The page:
Wednesday, 28 October 2009

Chinese Junk

Hong Kong artist Pak Sheung Chuen makes no apologies for his collection of useless information and bric-a-brac at the Hong Kong Pavilion in the Venice Biennale. And nor does he need to. I was handed a folded sheet of yellow recycled - an artwork list with all the details ( titled Making (Perfect) World.

The artist is nothing if not supremely dedicated. He spends whole days and nights photographing, collating, travelling, standing, walking, observing and collecting the world's trivia. One time he went around blindfolded for a week. For the Biennale he produces 29 works. I only wonder when and where he gets his sleep.

The Hong Kong exhibition is spread over a courtyard and 6 rooms.

Exhibit 15 (b) in Room 3 is a charcoal drawing which is reminiscent of a poem by the Chinese poet Gu Cheng:

Darkness of the night gave me black eyes
I used it to search for light

Exhibit 11 in Room 2 is Waiting for Everyone to Fall Asleep. He reports:

I stood in front of a 13-storey building in Sham Shui Po and waited for all the residents to fall asleep. The 5 images were taken at 22:38/01:40/02:36/04:09/05:04. A person in the building remained awake throughout the night, we ended up wasting a night together while being on opposite sides of the street.

In the courtyard are 45 plastic bottles filled with seawater collected at 100 meter intervals from Victoria Harbour, Hong Kong. This is titled: The Horizon Placed at Home (N22°17'400" Version).

And last but not least back in Room 2 there is to be seen a curious Love Letter to LC. The artist visited the Hong Kong Commercial Press Book Store and bought 4 books. The first word/s from the title of each book spelled out the message: I am thinking of you

Other exhibits such as Two People Blowing into One Balloon, A Lake is a Huge Floating Cloud, Travelling Venice in the Dark, and Square Light were also great fun. I came away smiling. Great work. Art for art's sake! Stimulating and mind-bending rubbish. Full marks to Pak Sheung Chen and curator Tobias Berger.

Art works

is not in the Biennale

The average net worth for Abu Dhabi's 420,000 citizens is US$ 17 million

Abu Dhabi's sovereign wealth fund, the Abu Dhabi Investment Authority (ADIA), currently estimated at US$ 875 billion, is the world's wealthiest sovereign fund, in terms of total asset value.

from UAE Fact Sheet being distributed to visitors attending la 53. Biennale di Venezia Esposizione Internazonale d'Arte 2009.

Monday, 26 October 2009

Happy 54th Birthday Austria

The picture shows Poet-in-Residence together with representatives of the allied powers (Russia, USA, Britain, France) returning control to Austria in 1955.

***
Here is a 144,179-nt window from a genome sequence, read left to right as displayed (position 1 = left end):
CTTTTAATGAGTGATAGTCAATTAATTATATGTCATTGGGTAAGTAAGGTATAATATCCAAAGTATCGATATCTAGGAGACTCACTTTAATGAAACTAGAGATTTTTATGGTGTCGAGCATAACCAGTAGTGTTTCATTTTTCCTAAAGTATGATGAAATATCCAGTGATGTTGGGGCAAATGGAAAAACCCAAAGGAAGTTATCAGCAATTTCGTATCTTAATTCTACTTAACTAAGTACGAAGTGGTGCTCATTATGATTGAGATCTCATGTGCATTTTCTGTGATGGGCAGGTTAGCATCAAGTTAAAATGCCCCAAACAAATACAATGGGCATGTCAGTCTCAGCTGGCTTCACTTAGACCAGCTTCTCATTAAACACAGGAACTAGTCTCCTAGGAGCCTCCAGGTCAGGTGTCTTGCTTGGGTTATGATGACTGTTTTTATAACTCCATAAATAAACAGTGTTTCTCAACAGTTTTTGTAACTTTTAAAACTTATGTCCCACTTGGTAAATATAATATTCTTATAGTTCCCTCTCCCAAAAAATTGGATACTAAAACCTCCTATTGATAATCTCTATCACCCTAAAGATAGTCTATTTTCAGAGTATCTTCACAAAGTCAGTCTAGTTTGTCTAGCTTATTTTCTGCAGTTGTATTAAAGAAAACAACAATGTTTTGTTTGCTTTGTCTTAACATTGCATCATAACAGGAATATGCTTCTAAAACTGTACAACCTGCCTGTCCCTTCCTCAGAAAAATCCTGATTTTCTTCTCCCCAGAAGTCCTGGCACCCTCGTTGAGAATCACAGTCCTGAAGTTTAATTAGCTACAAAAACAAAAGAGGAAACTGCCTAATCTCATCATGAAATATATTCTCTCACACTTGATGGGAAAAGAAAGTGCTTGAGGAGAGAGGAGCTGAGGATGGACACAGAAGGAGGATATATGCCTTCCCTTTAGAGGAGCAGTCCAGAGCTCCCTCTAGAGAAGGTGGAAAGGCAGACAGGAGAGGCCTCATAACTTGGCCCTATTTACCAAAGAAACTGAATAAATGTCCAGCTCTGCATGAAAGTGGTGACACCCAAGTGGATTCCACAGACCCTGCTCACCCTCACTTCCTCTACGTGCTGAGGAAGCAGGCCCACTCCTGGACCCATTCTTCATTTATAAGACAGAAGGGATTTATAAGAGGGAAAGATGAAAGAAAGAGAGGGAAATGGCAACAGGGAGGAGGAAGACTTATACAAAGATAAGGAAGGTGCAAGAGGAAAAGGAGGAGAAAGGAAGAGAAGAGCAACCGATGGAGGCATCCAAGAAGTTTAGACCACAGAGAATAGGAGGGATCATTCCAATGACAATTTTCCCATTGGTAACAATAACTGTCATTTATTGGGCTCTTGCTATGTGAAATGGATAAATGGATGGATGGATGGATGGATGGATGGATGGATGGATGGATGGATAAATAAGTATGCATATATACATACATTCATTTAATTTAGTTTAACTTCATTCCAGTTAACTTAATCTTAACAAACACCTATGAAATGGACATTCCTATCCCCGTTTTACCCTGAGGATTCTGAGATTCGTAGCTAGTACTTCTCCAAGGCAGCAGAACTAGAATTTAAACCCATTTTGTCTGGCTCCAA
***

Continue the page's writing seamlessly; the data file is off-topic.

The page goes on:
Today Austria is 54 years of age. The date 26th October is, as it has been every year since 1955, a national holiday.
In 1933 the fledgling 1st Austrian Republic disintegrated into a Fascist-Catholic State. The country ruled with an iron hand for hundreds of years by the Hapsburg's was unable to handle freedom and democracy. It fell apart. Fours years later Adolf Hitler, who had cleverly bankrupted Austria with severe economic sanctions, pounced. The Nazis marched in and the crowds cheered in the streets. There would be bread on the tables. Austria ceased to exist on the world maps. She was now part of the 3rd Reich. And she would be known simply as Ostmark.
The cheering stopped when the Austrians discovered their role in Hitler's master plan. The citizens of the beautiful land of Tirol would be shipped to the Ukraine where they would be given houses and land to farm. But first the Ukrainians would need to become slaves to the Germans, to the Herrenvolk (the supreme race). Austrians of all ages from 15 to 50 suddenly found themselves dressed in battlefield grey. The vast majority of them ended up on trains to starvation and death, or at best disablement, illness, disease and imprisonment with hard labour in Siberia, via the Battle of Stalingrad.
After the war Ostmark fell under the jurisdiction of the Allied Powers of Britain, USA, France and Russia. The ex-country and its ex-capital Vienna, were divided into 4 sectors. The system continued until 1955 when the allies withdrew and Austria became a fully fledged Republic once more.

Today I took myself along to the celebrations which took place in the centre of Vienna outside the Presidential Palace, the Hofburg. The first thing I saw was that the crowd was not of the usual sophisticated Vienna city-goer type. It was the man and woman from the Prater. The grass roots working class, you might say, of today's modern and outward looking Vienna. Working class it is and politically red to the bone. The socialist mayor Michael Haüpl need fear nothing from his extreme right wing rival Mr H C Strache in next year's mayoral elections, no matter how well Strache is doing in other provinces, if this lot are anything to go by. It's winning Vienna that counts. And count it will. For Haüpl a convincing win will help stem the tide of right wing fanaticism and xenophobia currently sweeping through many parts of Europe, starting here in the city where Adolf Hitler learnt his business at the heel of Dr Karl Lueger, a legendary anti-semitic mayor currently reposing in a tomb of Napoleonic proportions. Haüpl is another cut from schnitzel of pork altogether.